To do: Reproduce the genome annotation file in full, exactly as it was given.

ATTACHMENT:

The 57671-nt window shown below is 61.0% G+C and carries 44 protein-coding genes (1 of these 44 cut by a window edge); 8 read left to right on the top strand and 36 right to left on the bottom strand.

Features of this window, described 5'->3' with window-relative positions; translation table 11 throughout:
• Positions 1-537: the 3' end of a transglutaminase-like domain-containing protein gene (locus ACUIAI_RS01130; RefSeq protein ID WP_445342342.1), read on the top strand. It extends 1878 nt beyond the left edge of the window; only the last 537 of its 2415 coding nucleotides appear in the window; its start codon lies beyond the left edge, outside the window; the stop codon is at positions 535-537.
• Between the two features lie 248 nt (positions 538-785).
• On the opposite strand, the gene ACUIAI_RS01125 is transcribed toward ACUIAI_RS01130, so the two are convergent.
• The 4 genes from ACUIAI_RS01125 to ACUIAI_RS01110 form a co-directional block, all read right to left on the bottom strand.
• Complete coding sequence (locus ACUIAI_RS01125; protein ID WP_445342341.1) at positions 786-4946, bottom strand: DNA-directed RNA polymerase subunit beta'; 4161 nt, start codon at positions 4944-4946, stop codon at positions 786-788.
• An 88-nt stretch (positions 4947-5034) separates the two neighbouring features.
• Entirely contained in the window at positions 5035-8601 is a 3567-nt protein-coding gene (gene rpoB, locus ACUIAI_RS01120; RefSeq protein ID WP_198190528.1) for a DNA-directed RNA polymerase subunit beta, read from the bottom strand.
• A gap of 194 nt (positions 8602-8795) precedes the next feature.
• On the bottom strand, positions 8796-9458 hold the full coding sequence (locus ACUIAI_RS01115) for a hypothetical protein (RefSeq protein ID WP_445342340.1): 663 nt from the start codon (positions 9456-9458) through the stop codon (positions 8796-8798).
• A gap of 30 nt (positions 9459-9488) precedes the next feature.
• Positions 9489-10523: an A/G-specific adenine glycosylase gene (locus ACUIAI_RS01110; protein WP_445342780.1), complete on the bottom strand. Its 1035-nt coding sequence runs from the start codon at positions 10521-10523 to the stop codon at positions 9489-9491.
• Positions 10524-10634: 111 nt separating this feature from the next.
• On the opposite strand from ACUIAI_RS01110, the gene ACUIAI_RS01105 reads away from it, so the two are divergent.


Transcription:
The 57671-nt window shown below is 61.0% G+C and carries 44 protein-coding genes (1 of these 44 cut by a window edge); 8 read left to right on the top strand and 36 right to left on the bottom strand.

Features of this window, described 5'->3' with window-relative positions; translation table 11 throughout:
• Positions 1-537: the 3' end of a transglutaminase-like domain-containing protein gene (locus ACUIAI_RS01130; RefSeq protein ID WP_445342342.1), read on the top strand. It extends 1878 nt beyond the left edge of the window; only the last 537 of its 2415 coding nucleotides appear in the window; its start codon lies beyond the left edge, outside the window; the stop codon is at positions 535-537.
• Between the two features lie 248 nt (positions 538-785).
• On the opposite strand, the gene ACUIAI_RS01125 is transcribed toward ACUIAI_RS01130, so the two are convergent.
• The 4 genes from ACUIAI_RS01125 to ACUIAI_RS01110 form a co-directional block, all read right to left on the bottom strand.
• Complete coding sequence (locus ACUIAI_RS01125; protein ID WP_445342341.1) at positions 786-4946, bottom strand: DNA-directed RNA polymerase subunit beta'; 4161 nt, start codon at positions 4944-4946, stop codon at positions 786-788.
• An 88-nt stretch (positions 4947-5034) separates the two neighbouring features.
• Entirely contained in the window at positions 5035-8601 is a 3567-nt protein-coding gene (gene rpoB, locus ACUIAI_RS01120; RefSeq protein ID WP_198190528.1) for a DNA-directed RNA polymerase subunit beta, read from the bottom strand.
• A gap of 194 nt (positions 8602-8795) precedes the next feature.
• On the bottom strand, positions 8796-9458 hold the full coding sequence (locus ACUIAI_RS01115) for a hypothetical protein (RefSeq protein ID WP_445342340.1): 663 nt from the start codon (positions 9456-9458) through the stop codon (positions 8796-8798).
• A gap of 30 nt (positions 9459-9488) precedes the next feature.
• Positions 9489-10523: an A/G-specific adenine glycosylase gene (locus ACUIAI_RS01110; protein WP_445342780.1), complete on the bottom strand. Its 1035-nt coding sequence runs from the start codon at positions 10521-10523 to the stop codon at positions 9489-9491.
• Positions 10524-10634: 111 nt separating this feature from the next.
• On the opposite strand from ACUIAI_RS01110, the gene ACUIAI_RS01105 reads away from it, so the two are divergent.